C-17 Post-Production: The Long GoodbyeJul 08, 2012 17:00 UTC by Defense Industry Daily staff
In July 2012, Boeing in Long Beach, CA received a $500 million contract for the orderly transfer of the manufacturing assets and data used to produce the C-17A Globemaster III heavy transport, once production ends. Work will be performed in Long Beach, CA by July 5/22. The ASC/WLMK at Wright-Patterson AFB, OH manages the contract (FA8614-12-D-2049, Order 0001).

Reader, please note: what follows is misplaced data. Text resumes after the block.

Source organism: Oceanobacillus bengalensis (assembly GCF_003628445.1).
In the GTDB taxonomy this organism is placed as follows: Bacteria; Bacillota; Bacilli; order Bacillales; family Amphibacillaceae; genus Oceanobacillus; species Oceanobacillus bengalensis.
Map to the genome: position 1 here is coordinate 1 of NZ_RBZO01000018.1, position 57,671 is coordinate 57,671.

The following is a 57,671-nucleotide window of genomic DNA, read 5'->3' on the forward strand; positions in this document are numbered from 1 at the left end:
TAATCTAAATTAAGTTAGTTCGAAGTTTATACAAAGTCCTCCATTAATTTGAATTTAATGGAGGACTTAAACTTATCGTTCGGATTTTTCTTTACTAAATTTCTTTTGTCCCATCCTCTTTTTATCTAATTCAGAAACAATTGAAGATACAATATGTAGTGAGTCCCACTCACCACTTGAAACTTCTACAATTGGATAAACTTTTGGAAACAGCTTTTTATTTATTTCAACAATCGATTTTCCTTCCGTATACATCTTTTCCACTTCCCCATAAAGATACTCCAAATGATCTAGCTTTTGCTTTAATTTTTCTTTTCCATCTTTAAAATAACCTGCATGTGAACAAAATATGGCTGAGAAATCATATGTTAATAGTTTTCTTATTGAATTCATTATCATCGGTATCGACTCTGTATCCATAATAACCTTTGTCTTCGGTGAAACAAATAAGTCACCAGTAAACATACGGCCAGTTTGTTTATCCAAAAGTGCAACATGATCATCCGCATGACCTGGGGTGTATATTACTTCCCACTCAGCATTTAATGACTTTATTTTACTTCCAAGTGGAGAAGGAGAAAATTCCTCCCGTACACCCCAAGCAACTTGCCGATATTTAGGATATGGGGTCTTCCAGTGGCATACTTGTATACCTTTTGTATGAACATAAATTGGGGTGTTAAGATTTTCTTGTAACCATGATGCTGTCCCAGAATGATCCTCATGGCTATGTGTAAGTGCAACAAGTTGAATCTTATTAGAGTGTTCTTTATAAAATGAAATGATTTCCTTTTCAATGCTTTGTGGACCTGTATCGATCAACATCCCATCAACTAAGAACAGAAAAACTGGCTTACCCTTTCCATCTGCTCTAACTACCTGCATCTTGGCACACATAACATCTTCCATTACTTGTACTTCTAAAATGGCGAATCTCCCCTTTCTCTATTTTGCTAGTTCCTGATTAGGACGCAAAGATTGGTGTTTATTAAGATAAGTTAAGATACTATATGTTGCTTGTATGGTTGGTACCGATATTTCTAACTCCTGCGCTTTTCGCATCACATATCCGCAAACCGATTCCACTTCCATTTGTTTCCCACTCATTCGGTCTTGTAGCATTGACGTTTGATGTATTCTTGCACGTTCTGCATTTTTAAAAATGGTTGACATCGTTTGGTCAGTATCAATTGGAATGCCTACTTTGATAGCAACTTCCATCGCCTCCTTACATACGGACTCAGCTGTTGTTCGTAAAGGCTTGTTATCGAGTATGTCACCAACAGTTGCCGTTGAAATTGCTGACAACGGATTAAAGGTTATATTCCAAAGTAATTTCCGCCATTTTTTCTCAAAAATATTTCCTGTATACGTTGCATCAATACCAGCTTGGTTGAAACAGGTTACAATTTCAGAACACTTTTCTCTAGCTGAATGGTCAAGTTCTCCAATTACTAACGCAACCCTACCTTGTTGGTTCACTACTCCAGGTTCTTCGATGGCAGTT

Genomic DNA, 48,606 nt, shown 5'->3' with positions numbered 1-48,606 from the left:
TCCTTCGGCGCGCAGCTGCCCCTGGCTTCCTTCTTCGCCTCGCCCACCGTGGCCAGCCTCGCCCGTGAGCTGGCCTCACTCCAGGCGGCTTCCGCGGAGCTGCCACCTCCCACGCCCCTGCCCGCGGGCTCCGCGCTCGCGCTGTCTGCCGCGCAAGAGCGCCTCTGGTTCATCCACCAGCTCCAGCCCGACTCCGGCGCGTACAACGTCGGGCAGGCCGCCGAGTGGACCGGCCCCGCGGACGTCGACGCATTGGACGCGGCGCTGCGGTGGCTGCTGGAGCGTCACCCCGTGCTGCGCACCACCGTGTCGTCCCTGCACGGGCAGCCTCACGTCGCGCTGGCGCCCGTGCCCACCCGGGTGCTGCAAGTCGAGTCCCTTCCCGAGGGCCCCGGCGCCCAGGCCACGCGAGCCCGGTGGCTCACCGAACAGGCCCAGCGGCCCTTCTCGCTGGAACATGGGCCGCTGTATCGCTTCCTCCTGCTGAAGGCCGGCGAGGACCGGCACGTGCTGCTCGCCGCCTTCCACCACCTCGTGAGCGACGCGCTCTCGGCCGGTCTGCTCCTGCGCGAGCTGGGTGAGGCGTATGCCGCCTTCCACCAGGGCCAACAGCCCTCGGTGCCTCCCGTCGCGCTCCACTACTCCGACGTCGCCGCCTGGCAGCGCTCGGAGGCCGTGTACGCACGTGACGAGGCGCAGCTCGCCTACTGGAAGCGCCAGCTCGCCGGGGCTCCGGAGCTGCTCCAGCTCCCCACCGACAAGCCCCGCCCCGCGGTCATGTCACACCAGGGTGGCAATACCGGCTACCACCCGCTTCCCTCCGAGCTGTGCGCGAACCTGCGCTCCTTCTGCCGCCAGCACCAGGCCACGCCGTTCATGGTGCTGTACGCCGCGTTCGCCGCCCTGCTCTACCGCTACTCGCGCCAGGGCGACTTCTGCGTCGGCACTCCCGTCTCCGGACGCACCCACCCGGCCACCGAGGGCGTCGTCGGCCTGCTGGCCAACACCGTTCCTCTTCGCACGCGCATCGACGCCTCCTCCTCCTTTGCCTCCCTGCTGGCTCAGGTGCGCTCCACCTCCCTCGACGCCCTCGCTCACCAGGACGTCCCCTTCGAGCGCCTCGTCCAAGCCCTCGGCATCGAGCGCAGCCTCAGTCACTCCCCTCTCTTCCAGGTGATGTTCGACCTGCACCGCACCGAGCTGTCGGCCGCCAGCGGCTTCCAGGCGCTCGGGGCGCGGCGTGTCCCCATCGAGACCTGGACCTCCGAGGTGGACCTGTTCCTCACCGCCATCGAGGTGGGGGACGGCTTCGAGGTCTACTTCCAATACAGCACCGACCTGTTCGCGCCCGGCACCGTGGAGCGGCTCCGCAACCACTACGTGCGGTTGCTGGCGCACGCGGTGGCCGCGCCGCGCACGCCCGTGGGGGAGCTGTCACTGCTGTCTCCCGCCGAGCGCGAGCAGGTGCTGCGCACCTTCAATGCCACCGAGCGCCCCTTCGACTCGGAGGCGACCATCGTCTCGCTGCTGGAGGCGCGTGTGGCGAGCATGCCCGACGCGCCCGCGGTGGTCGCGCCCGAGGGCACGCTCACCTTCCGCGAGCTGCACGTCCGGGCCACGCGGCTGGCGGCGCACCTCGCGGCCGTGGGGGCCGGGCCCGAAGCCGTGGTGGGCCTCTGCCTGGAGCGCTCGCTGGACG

The USAF recently issued its final expected order for a 224th aircraft, as a replacement for a C-17 that crashed in July 2010. Beyond those buys, export orders to customers like India, and additional orders from Australia and Britain are extending the production line. At some point, that will end. When it does end, the line will close, but the US military wants to be able to restart C-17 production if it becomes necessary at some future date. Production restarts are always expensive, and there’s always a learning curve because it involves a lot of new people. Restarts become even more expensive, and much more difficult, if post-production contracts like this one aren’t issued when the line shuts down. The cost of such contracts makes them a step that isn’t taken lightly, but some programs are important enough to justify the insurance value.